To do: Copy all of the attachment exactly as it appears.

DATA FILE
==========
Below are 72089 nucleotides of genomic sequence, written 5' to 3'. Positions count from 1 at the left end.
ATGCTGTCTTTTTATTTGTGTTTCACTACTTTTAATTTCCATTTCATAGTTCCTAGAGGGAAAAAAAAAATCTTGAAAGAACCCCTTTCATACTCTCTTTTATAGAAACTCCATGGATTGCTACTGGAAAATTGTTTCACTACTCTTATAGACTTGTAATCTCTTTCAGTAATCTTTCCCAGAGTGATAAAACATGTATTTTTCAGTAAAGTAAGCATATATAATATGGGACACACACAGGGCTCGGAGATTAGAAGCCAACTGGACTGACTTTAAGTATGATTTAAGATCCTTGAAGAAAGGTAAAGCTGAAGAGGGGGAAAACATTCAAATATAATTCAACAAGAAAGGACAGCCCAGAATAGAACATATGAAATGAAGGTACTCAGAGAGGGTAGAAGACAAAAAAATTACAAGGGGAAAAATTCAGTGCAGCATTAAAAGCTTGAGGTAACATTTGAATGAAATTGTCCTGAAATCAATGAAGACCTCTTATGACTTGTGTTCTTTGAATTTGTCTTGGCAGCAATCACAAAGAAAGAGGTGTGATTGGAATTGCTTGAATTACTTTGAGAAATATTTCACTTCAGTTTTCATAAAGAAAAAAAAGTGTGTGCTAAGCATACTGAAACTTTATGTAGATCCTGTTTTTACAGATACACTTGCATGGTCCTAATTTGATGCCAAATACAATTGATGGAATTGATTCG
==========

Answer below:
Below are 72089 nucleotides of genomic sequence, written 5' to 3'. Positions count from 1 at the left end.
ATGCTGTCTTTTTATTTGTGTTTCACTACTTTTAATTTCCATTTCATAGTTCCTAGAGGGAAAAAAAAAATCTTGAAAGAACCCCTTTCATACTCTCTTTTATAGAAACTCCATGGATTGCTACTGGAAAATTGTTTCACTACTCTTATAGACTTGTAATCTCTTTCAGTAATCTTTCCCAGAGTGATAAAACATGTATTTTTCAGTAAAGTAAGCATATATAATATGGGACACACACAGGGCTCGGAGATTAGAAGCCAACTGGACTGACTTTAAGTATGATTTAAGATCCTTGAAGAAAGGTAAAGCTGAAGAGGGGGAAAACATTCAAATATAATTCAACAAGAAAGGACAGCCCAGAATAGAACATATGAAATGAAGGTACTCAGAGAGGGTAGAAGACAAAAAAATTACAAGGGGAAAAATTCAGTGCAGCATTAAAAGCTTGAGGTAACATTTGAATGAAATTGTCCTGAAATCAATGAAGACCTCTTATGACTTGTGTTCTTTGAATTTGTCTTGGCAGCAATCACAAAGAAAGAGGTGTGATTGGAATTGCTTGAATTACTTTGAGAAATATTTCACTTCAGTTTTCATAAAGAAAAAAAAGTGTGTGCTAAGCATACTGAAACTTTATGTAGATCCTGTTTTTACAGATACACTTGCATGGTCCTAATTTGATGCCAAATACAATTGATGGAATTGATTCG